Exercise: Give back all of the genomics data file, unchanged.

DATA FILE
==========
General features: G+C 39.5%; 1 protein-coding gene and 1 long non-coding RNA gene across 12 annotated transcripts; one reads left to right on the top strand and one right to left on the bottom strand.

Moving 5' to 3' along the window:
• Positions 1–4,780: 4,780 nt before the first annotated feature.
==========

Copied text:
General features: G+C 39.5%; 1 protein-coding gene and 1 long non-coding RNA gene across 12 annotated transcripts; one reads left to right on the top strand and one right to left on the bottom strand.

Moving 5' to 3' along the window:
• Positions 1–4,780: 4,780 nt before the first annotated feature.